Are you ready to #RestartAHeart?
Are you ready for Restart a Heart day – Wednesday 16 October 2019? South Western Ambulance Service NHS Foundation Trust (SWASFT) will be running events right across the South West in order to train as many people as possible in the life-saving technique. Our Community First Responders and Ambulance teams will be out and about teaching skills in schools across October too. Please help us to publicise and get as many lives saved as possible.
Find a venue across the South West which is local to you and come get in some life-saving practice on 16 October 2019 with trained Community First Responders and Emergency teams.
The Restart a Heart campaign (RSAH) is an annual initiative led by the Resuscitation Council (UK) in partnership with The British Heart Foundation, British Red Cross, St John Ambulance, and Yorkshire Ambulance Service which aims to improve the low numbers of people surviving out-of-hospital cardiac arrests.
On Wednesday 16 October, an alliance of organisations all over the world (including Ambulance Services, Medical Schools, and Fire and Rescue Services) will be coming together to increase public awareness of cardiac arrests and increase the number of people trained in life saving CPR by organising and facilitating training events.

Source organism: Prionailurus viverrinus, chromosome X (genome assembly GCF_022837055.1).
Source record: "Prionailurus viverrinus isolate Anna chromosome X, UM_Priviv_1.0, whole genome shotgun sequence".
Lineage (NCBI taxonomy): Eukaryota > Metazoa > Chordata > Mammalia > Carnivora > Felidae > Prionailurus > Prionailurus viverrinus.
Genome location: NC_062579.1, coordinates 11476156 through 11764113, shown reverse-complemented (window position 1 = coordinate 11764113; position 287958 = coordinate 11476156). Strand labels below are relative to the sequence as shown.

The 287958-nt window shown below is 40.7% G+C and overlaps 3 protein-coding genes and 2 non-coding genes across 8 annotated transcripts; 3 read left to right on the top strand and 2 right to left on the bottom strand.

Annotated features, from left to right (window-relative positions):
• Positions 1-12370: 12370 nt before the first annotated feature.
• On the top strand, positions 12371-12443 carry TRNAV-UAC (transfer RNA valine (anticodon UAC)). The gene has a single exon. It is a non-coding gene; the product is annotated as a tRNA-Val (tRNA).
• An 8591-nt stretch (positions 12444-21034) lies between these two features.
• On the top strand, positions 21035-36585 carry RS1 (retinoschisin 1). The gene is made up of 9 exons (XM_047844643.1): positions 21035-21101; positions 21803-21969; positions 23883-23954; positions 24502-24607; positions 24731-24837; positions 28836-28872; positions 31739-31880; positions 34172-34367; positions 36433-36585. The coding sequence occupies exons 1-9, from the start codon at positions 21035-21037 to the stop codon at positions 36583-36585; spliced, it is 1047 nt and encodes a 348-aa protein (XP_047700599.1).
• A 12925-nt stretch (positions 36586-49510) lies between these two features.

This is the sixth annual Restart a Heart campaign and the second annual World Restart a Heart (WRSAH) campaign.
Without CPR the chances of surviving cardiac arrest are zero. Join us to Restart a Heart and save a life today. When the stakes are this high, don't think twice, just try. #RestartAHeart
There are six easy steps to save a life – please see this link:
● Anyone can be affected by cardiac arrest at any time. Survival rates from out of hospital cardiac arrest remain stubbornly low in the UK, with fewer than one in ten people surviving.
● Thousands of lives could be saved every year if CPR was taught more widely.
● There are more than 30,000 out-of-hospital cardiac arrests in the UK every year, and every minute without CPR and defibrillation reduces the chance of survival by up to 10%.
● When someone suffers a cardiac arrest, performing immediate CPR can help double their chance of survival in some cases.
● Most episodes (around 80%) of out-of-hospital cardiac arrest occur in the home, highlighting the potential benefit of family members trained in CPR.